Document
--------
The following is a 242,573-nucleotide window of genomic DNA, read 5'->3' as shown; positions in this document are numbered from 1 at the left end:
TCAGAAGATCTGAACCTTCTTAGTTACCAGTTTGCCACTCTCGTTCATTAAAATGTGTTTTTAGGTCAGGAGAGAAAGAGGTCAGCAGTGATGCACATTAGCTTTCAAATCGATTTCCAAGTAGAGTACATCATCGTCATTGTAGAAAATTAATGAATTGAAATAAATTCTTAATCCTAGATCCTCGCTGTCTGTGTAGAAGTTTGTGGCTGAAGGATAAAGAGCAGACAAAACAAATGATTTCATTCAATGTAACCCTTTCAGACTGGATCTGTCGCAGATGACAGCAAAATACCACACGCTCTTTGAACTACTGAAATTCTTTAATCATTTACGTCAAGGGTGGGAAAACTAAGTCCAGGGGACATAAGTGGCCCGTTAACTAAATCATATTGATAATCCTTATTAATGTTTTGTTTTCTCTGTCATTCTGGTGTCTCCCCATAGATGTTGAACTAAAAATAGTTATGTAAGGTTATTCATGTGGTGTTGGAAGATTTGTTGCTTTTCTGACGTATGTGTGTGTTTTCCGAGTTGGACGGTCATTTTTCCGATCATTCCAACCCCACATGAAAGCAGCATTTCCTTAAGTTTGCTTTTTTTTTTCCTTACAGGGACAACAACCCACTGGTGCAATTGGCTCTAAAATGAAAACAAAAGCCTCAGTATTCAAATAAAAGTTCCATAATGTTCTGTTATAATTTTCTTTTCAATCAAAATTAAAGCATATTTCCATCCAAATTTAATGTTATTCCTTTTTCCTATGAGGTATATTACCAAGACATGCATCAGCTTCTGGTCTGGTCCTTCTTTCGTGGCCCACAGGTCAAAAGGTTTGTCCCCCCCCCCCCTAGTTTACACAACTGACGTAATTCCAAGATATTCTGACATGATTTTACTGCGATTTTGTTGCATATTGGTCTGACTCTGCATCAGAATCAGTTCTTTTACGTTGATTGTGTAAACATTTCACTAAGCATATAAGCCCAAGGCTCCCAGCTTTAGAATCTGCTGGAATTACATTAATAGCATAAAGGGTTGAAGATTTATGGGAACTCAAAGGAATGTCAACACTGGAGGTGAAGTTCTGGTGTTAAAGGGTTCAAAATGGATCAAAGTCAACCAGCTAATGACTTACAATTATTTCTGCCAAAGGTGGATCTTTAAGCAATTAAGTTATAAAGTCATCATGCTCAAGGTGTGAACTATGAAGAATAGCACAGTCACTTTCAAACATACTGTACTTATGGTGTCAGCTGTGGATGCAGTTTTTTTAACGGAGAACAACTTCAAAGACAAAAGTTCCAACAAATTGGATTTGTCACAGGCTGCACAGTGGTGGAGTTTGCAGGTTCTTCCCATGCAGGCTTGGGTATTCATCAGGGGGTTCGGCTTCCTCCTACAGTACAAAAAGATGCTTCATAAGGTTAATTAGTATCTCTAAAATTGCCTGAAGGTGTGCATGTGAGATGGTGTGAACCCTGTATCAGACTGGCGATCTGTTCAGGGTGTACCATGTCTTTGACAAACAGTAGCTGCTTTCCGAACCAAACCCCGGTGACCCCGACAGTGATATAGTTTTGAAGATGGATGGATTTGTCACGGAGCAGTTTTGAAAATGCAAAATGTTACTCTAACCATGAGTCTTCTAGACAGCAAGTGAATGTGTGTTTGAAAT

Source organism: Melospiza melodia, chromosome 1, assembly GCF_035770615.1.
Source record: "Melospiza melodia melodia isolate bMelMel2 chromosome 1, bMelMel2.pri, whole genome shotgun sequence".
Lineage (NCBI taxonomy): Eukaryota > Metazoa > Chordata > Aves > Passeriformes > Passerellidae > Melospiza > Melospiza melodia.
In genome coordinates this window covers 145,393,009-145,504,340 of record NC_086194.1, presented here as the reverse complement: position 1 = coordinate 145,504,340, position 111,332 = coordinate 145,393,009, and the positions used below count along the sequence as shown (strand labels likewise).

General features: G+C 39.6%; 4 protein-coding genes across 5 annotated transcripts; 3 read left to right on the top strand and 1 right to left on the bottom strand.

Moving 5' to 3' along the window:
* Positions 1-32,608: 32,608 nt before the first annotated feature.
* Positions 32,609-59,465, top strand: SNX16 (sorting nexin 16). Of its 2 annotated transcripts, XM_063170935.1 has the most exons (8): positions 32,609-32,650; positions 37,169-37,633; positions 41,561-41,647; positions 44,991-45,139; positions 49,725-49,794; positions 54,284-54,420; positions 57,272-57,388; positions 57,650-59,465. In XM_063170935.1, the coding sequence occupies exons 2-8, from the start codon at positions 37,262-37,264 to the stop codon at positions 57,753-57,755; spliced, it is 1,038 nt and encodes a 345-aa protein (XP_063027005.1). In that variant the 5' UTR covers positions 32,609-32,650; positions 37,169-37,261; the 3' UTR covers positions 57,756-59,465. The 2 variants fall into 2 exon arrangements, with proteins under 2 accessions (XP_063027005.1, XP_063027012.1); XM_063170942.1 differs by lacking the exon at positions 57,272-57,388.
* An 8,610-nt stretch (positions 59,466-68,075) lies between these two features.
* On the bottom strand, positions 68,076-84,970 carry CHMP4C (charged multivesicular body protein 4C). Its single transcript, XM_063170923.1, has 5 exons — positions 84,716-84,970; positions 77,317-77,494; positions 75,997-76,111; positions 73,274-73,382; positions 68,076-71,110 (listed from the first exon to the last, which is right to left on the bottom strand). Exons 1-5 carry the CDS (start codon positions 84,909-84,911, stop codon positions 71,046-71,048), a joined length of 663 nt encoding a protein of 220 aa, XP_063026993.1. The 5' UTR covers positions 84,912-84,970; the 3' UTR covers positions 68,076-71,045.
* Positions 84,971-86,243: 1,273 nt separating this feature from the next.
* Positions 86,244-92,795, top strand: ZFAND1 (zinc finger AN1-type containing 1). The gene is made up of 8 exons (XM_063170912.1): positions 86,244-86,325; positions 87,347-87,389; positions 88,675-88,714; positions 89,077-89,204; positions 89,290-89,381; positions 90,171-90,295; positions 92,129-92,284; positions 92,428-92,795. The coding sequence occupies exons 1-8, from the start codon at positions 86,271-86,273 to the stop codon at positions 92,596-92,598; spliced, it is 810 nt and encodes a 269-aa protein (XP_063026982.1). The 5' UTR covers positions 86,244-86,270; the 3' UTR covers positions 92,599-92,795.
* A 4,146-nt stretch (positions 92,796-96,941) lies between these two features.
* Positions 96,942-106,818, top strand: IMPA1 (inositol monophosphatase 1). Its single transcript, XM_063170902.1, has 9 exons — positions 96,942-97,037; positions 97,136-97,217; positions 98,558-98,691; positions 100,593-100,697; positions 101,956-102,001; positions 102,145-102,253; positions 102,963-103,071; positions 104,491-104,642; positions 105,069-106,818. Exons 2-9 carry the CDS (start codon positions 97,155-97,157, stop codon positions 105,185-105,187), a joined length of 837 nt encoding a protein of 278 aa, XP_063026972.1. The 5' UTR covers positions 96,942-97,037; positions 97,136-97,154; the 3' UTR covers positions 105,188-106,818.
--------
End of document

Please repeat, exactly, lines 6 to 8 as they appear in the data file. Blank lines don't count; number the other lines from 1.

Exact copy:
In genome coordinates this window covers 145,393,009-145,504,340 of record NC_086194.1, presented here as the reverse complement: position 1 = coordinate 145,504,340, position 111,332 = coordinate 145,393,009, and the positions used below count along the sequence as shown (strand labels likewise).

General features: G+C 39.6%; 4 protein-coding genes across 5 annotated transcripts; 3 read left to right on the top strand and 1 right to left on the bottom strand.

Moving 5' to 3' along the window: